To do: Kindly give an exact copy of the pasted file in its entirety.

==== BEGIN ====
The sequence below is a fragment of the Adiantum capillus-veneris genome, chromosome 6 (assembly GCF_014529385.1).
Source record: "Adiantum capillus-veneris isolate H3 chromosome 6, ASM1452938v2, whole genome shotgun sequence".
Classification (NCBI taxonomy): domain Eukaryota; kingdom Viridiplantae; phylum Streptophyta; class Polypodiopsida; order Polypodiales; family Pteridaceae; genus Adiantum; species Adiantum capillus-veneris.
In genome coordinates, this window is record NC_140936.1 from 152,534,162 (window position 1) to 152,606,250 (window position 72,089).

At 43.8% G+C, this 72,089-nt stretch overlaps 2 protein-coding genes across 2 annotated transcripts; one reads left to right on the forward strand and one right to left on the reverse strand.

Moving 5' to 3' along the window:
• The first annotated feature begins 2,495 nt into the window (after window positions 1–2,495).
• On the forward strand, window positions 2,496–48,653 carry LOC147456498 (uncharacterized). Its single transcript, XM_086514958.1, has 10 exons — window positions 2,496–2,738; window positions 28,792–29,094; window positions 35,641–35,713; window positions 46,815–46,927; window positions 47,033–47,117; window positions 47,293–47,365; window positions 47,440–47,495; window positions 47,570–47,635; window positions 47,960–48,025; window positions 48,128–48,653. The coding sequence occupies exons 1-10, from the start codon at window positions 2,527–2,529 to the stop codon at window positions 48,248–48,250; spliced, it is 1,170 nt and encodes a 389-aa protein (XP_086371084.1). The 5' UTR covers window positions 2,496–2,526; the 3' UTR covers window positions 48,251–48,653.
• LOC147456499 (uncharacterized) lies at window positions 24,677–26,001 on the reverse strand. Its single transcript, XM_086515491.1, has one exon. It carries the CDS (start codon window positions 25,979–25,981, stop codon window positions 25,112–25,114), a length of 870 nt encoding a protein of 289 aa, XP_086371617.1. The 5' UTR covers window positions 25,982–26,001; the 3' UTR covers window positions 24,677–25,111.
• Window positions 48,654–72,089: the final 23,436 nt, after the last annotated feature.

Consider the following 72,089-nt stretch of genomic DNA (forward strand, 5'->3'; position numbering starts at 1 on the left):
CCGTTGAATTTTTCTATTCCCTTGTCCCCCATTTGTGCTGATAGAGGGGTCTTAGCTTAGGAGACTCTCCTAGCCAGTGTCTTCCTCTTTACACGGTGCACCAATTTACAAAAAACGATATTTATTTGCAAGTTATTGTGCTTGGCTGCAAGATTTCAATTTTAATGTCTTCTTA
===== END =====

The sequence below is a fragment of the Adiantum capillus-veneris genome, chromosome 6 (assembly GCF_014529385.1).
Source record: "Adiantum capillus-veneris isolate H3 chromosome 6, ASM1452938v2, whole genome shotgun sequence".
Classification (NCBI taxonomy): domain Eukaryota; kingdom Viridiplantae; phylum Streptophyta; class Polypodiopsida; order Polypodiales; family Pteridaceae; genus Adiantum; species Adiantum capillus-veneris.
In genome coordinates, this window is record NC_140936.1 from 152,534,162 (window position 1) to 152,606,250 (window position 72,089).

At 43.8% G+C, this 72,089-nt stretch overlaps 2 protein-coding genes across 2 annotated transcripts; one reads left to right on the forward strand and one right to left on the reverse strand.

Moving 5' to 3' along the window:
• The first annotated feature begins 2,495 nt into the window (after window positions 1–2,495).
• On the forward strand, window positions 2,496–48,653 carry LOC147456498 (uncharacterized). Its single transcript, XM_086514958.1, has 10 exons — window positions 2,496–2,738; window positions 28,792–29,094; window positions 35,641–35,713; window positions 46,815–46,927; window positions 47,033–47,117; window positions 47,293–47,365; window positions 47,440–47,495; window positions 47,570–47,635; window positions 47,960–48,025; window positions 48,128–48,653. The coding sequence occupies exons 1-10, from the start codon at window positions 2,527–2,529 to the stop codon at window positions 48,248–48,250; spliced, it is 1,170 nt and encodes a 389-aa protein (XP_086371084.1). The 5' UTR covers window positions 2,496–2,526; the 3' UTR covers window positions 48,251–48,653.
• LOC147456499 (uncharacterized) lies at window positions 24,677–26,001 on the reverse strand. Its single transcript, XM_086515491.1, has one exon. It carries the CDS (start codon window positions 25,979–25,981, stop codon window positions 25,112–25,114), a length of 870 nt encoding a protein of 289 aa, XP_086371617.1. The 5' UTR covers window positions 25,982–26,001; the 3' UTR covers window positions 24,677–25,111.
• Window positions 48,654–72,089: the final 23,436 nt, after the last annotated feature.

Consider the following 72,089-nt stretch of genomic DNA (forward strand, 5'->3'; position numbering starts at 1 on the left):
CCGTTGAATTTTTCTATTCCCTTGTCCCCCATTTGTGCTGATAGAGGGGTCTTAGCTTAGGAGACTCTCCTAGCCAGTGTCTTCCTCTTTACACGGTGCACCAATTTACAAAAAACGATATTTATTTGCAAGTTATTGTGCTTGGCTGCAAGATTTCAATTTTAATGTCTTCTTA